17 August 2005

Seven-year-olds hooked on drink

A fantastic headline from Monday's Metro, if somewhat of a bare-faced lie. Firstly the article implies there are huge swathes of the under-eight population attending AA meetings, when it in fact turns out that an Edinburgh hospital reported a single incident of a seven-year-old that had been persuaded to drink by older children. Even for this one, admittedly concerning, case, it hardly follows from a visit to hospital that the child is "hooked on drink" as the Metro so graphically puts it. I realise newspapers need gripping stories, but it belittles real issues when the truth is stretched so far as to be trivial.

The Times has a rather less hysterical article on 7-year-olds treated for alcohol intoxication, although even here I take issue with some of the implications. The article states that a "quarter of school-age children admitted drinking alcohol every week". Now, as a child from I young age I drank alcohol; given to me by my parents. What terrible parents they must have been? Well, no, I had watered down wine with my meals and the occasional beer as I got older. See, the social issue is that when you make things taboo you positively encourage rebellious teenagers to indulge in such behaviour. The much beloved continental attitude to drink is to do with a culture where drink is not a taboo, but is integral to wider social patterns. This means that what we need is more personal responsibility from parents; they need to act as positive role models with regard to drink. The government cannot and never will be able to legislate culture.

Lastly, I'd like to see these advertisments for drink aimed at seven-year-olds and the proof for how going on at young children about drink and drugs has made a blind bit of difference to the rates of consumption of either. The light at the end of the tunnel of the 'teach them when they're younger' education programs is that there is only so young a child can be, before the whole idea has to be given up as nonsense.

3 comments:

idlejimbo said...

Cigarettes. The facts are substantial, and I remember a varied plenty of videos showing dolls full of black tar, old gits wheezing, etc, years before I was allowed to buy smokes or even exposed peers smoking (i.e. in the bars, pubs and clubs). When I went to visit my grandfather in hospital, I remember with sharp detail the man in the bed next to him. He rolled his torso over in his bed and begged me not to smoke when I grew up because it would cost me my legs, as it had him.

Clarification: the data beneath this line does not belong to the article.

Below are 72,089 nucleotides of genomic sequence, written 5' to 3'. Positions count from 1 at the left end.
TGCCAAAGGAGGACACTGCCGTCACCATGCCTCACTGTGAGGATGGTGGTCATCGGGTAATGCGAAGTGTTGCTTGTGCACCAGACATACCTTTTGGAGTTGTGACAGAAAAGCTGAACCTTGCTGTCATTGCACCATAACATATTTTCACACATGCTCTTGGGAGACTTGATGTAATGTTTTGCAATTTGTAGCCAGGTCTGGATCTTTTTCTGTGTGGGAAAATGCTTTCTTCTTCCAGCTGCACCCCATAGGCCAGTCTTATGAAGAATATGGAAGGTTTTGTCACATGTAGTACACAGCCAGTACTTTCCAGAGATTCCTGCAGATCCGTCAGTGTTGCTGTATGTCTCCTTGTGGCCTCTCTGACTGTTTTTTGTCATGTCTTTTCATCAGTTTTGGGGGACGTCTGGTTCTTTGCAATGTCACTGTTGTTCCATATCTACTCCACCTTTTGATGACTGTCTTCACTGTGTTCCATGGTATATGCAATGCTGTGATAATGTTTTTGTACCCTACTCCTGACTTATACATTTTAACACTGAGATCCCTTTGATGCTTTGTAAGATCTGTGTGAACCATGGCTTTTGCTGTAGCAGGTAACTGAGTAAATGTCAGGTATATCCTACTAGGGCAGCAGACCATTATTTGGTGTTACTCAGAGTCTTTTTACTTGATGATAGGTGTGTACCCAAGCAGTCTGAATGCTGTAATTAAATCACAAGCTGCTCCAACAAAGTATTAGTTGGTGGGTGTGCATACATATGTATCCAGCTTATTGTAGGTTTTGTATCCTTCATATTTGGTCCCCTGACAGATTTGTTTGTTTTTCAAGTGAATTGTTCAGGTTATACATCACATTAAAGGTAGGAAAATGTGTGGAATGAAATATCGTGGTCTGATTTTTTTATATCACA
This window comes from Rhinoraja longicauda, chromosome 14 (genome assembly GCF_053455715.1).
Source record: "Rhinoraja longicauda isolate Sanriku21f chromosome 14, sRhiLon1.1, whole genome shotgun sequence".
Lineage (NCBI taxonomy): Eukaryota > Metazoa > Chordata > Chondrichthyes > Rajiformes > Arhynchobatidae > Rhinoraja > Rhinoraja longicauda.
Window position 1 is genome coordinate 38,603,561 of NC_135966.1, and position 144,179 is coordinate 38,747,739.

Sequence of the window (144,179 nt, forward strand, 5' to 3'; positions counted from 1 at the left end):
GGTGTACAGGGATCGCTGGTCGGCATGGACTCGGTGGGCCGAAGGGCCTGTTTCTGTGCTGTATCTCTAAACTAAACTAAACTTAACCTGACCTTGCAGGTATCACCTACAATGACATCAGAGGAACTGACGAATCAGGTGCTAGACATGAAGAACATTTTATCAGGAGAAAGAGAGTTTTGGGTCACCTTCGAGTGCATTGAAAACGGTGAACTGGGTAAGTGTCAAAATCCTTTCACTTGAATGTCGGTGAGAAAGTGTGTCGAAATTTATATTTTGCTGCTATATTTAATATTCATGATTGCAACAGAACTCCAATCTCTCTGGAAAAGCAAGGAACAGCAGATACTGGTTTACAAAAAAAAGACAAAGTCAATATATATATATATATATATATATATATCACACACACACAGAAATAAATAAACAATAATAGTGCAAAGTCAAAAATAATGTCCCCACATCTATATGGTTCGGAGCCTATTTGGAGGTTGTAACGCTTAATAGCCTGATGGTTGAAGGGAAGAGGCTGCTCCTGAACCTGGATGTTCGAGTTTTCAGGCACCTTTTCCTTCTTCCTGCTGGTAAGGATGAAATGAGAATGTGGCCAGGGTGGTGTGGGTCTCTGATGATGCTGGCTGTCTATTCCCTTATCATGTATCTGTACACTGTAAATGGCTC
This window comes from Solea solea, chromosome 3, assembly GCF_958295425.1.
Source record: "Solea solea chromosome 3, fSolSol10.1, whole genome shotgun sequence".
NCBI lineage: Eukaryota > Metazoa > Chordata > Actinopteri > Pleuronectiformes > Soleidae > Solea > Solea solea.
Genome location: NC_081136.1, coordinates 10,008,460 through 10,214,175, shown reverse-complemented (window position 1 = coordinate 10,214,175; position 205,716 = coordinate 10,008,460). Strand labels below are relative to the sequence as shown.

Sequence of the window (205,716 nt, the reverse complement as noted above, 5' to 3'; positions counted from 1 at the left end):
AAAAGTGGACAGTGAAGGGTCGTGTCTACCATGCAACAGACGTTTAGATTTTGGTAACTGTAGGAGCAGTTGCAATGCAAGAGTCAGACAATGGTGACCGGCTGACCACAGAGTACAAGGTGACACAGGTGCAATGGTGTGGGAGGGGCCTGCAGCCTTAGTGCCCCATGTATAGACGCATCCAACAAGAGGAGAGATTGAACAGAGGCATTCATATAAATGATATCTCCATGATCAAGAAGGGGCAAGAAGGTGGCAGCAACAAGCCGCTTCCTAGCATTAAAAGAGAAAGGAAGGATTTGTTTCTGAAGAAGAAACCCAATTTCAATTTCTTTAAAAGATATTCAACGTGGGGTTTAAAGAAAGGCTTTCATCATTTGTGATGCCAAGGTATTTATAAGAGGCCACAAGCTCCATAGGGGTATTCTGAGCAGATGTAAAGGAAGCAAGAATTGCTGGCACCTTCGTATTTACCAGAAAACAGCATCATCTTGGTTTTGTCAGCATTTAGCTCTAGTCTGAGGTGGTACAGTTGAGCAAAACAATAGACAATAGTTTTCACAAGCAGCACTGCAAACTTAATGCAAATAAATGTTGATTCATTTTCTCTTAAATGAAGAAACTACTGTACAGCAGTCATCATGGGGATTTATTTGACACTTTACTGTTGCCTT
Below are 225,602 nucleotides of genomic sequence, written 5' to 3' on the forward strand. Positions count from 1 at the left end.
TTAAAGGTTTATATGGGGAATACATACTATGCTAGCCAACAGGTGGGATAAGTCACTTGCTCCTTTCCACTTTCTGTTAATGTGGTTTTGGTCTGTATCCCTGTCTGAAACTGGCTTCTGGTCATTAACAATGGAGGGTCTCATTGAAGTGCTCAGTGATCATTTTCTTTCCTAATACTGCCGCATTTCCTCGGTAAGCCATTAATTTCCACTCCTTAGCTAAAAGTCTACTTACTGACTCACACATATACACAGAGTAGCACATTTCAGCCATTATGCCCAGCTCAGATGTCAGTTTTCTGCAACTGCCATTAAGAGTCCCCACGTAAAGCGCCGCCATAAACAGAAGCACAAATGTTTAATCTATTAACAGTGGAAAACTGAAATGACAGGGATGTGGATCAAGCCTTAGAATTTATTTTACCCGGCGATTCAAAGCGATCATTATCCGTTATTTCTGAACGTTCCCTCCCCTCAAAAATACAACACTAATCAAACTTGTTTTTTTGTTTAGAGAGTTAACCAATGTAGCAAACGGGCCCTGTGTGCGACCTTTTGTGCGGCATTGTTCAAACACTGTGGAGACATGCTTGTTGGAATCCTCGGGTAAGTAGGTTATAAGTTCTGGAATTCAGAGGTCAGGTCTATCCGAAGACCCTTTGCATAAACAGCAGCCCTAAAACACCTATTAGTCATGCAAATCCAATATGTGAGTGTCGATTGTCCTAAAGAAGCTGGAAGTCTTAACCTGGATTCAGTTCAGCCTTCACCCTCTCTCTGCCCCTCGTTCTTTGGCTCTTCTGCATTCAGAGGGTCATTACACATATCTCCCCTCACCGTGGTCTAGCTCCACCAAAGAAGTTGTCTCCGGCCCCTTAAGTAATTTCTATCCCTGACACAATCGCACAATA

What nobody ever dared explain was why smoking was popular amongst young people. I don't believe that it's all about being cool and doing what 'everyone else' is doing. It's because it tastes nice and is relaxing. Smoking is not needed, and there are other ways to relax and indulge yourself. Why not peddle these instead of defaulting to using fright tactics on youngsters? Once someone starts smoking, they're unlikely to respond to videos, etc that don't empathise with a person's quiet motivation to smoke.
Rather tangential, sorry. I'm actually a bit tipsy - oh the irony!

cuthhyra said...

Irony is always welcome here!

I think you are right about the relaxing aspect of smoking, otherwise why would smokers feel like a ciggarette when they are stressed. I'm not so sure about the taste in all cases (can't say I like the taste!), I know an ex-smoker who said he never really liked the taste, it was more a habit that kept him calm as you said. It is obviously addictive, but so is caffeine, the issue only comes up because the state has taken on the role of guardian of the nations health. Bubblewrap anyone?

At the end of it all it is still about personal responsibility, either of parents for their children or individual responsibility. All the state has done is prove that it is not ignorance that causes people to drink, smoke, take drugs or do anything else considered reckless by our self-appointed nannys. Ultimately when 'society' (i.e. the state) takes on collective responsibility it eschews all individual responsibility.

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